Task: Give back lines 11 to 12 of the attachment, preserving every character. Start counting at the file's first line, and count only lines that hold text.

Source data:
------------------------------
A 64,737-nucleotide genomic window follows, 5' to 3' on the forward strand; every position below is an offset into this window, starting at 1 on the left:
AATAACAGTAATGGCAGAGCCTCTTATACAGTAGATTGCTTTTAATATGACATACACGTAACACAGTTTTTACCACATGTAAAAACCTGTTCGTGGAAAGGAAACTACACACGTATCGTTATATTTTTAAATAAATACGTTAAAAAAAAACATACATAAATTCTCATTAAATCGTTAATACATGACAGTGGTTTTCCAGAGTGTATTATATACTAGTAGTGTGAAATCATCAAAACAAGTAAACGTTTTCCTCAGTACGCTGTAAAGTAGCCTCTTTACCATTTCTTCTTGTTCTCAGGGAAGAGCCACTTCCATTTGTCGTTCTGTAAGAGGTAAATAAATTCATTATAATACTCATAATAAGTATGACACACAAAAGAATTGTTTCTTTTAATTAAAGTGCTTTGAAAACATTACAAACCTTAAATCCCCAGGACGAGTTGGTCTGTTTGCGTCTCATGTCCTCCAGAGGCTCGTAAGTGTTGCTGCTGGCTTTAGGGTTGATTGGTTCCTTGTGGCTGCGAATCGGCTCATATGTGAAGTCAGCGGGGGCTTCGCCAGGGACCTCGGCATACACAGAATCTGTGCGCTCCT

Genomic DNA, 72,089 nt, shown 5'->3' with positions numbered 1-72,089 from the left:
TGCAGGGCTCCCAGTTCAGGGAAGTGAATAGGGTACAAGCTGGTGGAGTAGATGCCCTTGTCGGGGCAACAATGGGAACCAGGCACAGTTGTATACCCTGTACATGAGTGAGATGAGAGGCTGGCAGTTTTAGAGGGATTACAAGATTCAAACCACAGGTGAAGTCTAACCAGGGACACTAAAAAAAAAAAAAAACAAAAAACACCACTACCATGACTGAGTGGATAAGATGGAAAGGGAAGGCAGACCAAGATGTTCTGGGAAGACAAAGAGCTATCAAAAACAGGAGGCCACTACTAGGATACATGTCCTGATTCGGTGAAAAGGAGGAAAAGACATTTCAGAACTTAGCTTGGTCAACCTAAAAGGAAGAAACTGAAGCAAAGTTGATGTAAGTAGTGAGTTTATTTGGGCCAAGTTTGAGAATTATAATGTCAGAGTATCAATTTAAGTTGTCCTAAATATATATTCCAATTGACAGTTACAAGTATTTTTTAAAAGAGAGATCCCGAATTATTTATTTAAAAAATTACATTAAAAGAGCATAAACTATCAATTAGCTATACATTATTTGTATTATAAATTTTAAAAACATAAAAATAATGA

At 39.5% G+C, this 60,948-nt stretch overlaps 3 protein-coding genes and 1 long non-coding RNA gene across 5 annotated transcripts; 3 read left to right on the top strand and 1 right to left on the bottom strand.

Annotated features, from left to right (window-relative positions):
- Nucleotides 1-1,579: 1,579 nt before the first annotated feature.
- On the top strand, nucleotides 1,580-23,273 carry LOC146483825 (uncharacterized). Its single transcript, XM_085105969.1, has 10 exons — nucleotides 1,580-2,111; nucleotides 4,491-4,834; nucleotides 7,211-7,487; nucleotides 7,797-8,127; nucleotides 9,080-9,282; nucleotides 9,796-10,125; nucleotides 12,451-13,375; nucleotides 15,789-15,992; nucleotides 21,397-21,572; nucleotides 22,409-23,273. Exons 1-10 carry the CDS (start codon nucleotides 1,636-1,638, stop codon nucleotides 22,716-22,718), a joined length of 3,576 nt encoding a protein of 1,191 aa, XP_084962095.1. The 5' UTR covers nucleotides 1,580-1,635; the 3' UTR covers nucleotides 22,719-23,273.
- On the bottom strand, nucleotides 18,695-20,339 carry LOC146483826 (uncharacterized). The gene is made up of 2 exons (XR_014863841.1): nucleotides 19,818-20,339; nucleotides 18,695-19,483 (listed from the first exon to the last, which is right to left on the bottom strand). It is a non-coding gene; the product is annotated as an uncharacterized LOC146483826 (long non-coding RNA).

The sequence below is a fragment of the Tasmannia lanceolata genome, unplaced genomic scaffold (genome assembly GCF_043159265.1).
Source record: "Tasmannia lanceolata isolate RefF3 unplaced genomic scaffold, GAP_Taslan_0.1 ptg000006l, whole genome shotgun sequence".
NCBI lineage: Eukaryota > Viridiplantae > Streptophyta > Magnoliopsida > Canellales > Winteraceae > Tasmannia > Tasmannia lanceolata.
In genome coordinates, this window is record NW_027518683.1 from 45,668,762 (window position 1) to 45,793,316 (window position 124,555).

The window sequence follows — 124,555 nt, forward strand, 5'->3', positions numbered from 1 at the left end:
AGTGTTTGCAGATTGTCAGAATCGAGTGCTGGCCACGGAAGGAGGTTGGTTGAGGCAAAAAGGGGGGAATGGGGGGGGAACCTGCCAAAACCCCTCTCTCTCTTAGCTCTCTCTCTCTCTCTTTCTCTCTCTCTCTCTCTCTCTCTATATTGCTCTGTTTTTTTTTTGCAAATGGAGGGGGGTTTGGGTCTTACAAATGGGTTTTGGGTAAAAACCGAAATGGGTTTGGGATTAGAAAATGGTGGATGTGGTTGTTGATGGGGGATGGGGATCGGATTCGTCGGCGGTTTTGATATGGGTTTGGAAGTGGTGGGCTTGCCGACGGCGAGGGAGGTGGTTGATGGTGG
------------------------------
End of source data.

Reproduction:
Source record: "Tasmannia lanceolata isolate RefF3 unplaced genomic scaffold, GAP_Taslan_0.1 ptg000006l, whole genome shotgun sequence".
NCBI lineage: Eukaryota > Viridiplantae > Streptophyta > Magnoliopsida > Canellales > Winteraceae > Tasmannia > Tasmannia lanceolata.